By Chris Moschella, Senior Manager, Risk Advisory Services | Keiter Cybersecurity Team
Why do we care about cybersecurity in our businesses? First and foremost, cyberattacks result in corporate losses. Some of the most common forms of loss stem from:
- ransoms paid
- accidental fund transfers from wire fraud scams
- stolen data resulting in the purchase of credit monitoring
- fines from regulators
- lost customers and employees from brand damage
- litigation costs
… and the list goes on.
Of course, we also care about cybersecurity because it is the right thing to do. At Keiter, we actually like our clients. Imagine that! Our kids play sports with our clients’ kids, we participate in the same industry groups, and we live in the same neighborhoods. We do our best to protect our data because it is in our own financial interest—and it is just the right thing to do to protect our clients.
So, whose job is it to protect client data?
At Keiter, our IT team obviously has a huge role in defending the organization. They are responsible for ensuring we have appropriate technical defenses against intrusion, for example, the configuration of firewalls, secure networking, and anti-virus.
“It is a mistake to think that your IT team or
IT outsourcer alone can keep you secure.”
Many organizations have the mistaken presumption that cybersecurity is entirely the responsibility of the IT team and the outsourcer. The reality is that cybersecurity is equal parts corporate governance, technology/people/process, and legal/insurance considerations. Quite simply, it is a mistake to think that your IT team or IT outsourcer alone can keep you secure.
Five critical actions your IT support are unlikely to do organizational security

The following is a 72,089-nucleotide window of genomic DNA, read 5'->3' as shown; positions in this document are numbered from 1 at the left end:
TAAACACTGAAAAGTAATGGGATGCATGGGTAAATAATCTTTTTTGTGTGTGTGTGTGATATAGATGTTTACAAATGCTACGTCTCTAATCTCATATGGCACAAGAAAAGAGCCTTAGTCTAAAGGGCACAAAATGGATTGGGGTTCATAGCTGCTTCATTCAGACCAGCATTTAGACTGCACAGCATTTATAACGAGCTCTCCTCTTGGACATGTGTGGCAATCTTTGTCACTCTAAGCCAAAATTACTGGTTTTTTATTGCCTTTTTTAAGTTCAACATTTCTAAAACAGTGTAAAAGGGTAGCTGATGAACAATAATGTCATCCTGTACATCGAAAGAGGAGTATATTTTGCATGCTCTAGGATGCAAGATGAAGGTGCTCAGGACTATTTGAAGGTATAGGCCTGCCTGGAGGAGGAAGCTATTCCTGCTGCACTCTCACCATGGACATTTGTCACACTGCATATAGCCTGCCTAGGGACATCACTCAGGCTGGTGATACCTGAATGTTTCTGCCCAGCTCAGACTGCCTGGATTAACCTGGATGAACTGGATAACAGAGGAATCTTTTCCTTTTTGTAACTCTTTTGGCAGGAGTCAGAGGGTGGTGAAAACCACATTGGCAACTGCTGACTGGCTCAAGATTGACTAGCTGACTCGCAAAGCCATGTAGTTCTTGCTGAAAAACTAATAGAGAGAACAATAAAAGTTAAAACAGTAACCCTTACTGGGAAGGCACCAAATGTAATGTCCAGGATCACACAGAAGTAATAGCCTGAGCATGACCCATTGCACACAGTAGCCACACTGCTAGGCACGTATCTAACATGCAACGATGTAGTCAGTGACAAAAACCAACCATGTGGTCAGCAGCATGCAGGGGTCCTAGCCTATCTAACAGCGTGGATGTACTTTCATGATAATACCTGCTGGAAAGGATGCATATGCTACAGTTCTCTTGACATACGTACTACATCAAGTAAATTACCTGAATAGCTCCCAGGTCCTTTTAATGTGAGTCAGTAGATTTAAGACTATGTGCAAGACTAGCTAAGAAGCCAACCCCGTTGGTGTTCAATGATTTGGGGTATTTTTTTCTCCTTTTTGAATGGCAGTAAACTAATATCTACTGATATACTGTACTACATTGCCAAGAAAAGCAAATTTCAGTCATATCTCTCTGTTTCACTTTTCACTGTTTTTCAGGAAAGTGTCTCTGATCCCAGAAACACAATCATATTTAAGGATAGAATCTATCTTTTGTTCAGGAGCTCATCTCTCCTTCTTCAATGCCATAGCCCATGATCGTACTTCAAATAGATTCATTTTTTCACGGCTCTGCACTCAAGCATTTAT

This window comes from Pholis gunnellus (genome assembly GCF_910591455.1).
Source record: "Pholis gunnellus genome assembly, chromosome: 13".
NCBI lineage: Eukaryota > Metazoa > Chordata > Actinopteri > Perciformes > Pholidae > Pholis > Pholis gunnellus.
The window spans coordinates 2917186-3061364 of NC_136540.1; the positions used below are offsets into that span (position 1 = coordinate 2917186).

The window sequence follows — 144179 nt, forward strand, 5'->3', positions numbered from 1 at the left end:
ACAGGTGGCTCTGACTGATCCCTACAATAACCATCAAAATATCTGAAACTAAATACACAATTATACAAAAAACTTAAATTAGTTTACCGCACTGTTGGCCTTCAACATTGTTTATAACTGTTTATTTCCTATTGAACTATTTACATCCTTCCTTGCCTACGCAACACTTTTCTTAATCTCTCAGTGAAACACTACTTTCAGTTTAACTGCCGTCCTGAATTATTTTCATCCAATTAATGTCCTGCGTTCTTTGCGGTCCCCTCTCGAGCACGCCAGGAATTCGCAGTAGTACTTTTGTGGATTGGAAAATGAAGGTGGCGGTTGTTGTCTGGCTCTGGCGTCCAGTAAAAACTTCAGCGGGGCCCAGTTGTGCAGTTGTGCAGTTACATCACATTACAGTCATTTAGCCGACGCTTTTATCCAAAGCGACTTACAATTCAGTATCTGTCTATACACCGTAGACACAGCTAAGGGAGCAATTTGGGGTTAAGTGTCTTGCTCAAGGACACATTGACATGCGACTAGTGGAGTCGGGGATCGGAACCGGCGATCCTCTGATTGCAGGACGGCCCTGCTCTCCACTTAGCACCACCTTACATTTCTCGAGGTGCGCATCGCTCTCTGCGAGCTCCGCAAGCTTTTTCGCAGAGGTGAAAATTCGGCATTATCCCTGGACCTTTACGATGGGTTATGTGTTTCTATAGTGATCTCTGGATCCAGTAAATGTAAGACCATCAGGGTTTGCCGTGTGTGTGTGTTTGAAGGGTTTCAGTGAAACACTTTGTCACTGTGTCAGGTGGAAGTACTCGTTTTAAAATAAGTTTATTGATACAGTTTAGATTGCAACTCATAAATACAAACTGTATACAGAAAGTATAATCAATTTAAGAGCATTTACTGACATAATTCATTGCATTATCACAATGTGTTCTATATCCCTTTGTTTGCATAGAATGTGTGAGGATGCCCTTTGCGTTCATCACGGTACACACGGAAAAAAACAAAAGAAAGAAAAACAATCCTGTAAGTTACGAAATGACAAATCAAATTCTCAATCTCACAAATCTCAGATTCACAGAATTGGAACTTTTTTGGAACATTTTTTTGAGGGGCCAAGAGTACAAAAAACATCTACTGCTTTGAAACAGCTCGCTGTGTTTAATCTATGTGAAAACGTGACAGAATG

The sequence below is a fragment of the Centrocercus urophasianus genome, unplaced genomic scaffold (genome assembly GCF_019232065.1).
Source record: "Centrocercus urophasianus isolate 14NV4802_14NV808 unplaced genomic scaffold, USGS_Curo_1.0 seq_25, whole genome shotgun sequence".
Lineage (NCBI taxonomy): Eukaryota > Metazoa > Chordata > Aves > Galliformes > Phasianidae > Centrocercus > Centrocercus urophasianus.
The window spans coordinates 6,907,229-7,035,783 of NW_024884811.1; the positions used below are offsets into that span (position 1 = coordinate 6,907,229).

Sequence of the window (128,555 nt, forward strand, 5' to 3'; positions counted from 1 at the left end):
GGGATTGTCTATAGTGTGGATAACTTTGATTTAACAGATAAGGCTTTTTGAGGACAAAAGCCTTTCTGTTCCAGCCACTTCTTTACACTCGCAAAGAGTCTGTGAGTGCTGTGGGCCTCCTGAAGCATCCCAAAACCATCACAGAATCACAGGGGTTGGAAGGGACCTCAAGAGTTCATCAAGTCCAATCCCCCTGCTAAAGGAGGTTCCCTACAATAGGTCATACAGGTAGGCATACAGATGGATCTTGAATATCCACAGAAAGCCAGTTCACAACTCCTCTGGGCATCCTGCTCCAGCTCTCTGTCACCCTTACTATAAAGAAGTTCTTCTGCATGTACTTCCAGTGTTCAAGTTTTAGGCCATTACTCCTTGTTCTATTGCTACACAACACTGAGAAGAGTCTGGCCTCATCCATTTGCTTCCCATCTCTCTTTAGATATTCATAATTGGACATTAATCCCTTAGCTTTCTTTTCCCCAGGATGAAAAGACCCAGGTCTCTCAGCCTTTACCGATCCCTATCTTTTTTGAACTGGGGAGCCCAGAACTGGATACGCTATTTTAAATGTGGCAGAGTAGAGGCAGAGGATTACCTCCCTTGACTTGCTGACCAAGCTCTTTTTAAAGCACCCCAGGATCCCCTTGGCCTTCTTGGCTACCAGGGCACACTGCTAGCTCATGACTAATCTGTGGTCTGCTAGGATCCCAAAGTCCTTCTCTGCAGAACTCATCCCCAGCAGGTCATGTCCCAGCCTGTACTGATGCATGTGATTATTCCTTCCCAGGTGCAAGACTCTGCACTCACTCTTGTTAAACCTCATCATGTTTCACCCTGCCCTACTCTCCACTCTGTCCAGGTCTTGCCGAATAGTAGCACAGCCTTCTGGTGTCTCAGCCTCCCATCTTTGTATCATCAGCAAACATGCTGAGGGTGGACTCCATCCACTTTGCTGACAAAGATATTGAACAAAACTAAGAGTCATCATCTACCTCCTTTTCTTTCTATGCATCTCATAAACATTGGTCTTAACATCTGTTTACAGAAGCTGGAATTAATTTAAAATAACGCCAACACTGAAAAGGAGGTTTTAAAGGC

1. Corporate Governance
Cybersecurity is complex for a variety of reasons. There is an enormous technological challenge, but there is also organizational and management challenge to manage those technological challenges. For example:
- Whose responsibility is it to patch Windows? How often is that person supposed to deploy the patches? Who is monitoring to ensure patches are deployed timely?
- Whose responsibility is it install and update anti-virus applications on user computers? How often are virus definitions updated? Who is notified if a virus is discovered? How does the organization respond if there is a virus?
- Whose responsibility is it to ensure data is backed up? Whose responsibility is it to ensure that the cloud backup provider has implemented good security practices? Whose responsibility is it to test backups periodically to ensure critical systems can actually be brought back online? How frequently must those tests occur? Who reviews the results of those tests?
These types of questions should be outlined in company policies and procedures. Believe it or not, creating all that paperwork does actually serve a purpose.
Though no guarantee, formally assigning responsibility to perform a task is also assigning accountability, which is a good way to ensure that a task is actually performed. It is also empowering. IT support staff are rarely the power brokers of an organization. When employees, especially powerful ones, request access to, for example sensitive resources, IT staff should be empowered with formal processes and procedures that have been blessed by management to verify that access is appropriate before granting it.
The tip of the governance spear are your organizational leaders. An organization with strong cybersecurity governance practices sets an important tone for the organization. It isn’t a given that just because something is important to management, that thing will also be important to all of an organization’s staff. But the inverse is almost always true. If something is not important to management, it will almost certainly not be important to staff.
2. Training and Education
According to Trend Micro, the vast majority of data breaches start with someone being targeted in email. Additionally, all scams, including wire fraud scams and W-2 fraud exploit people rather than systems. Even ransomware ultimately requires an individual to open an infected file.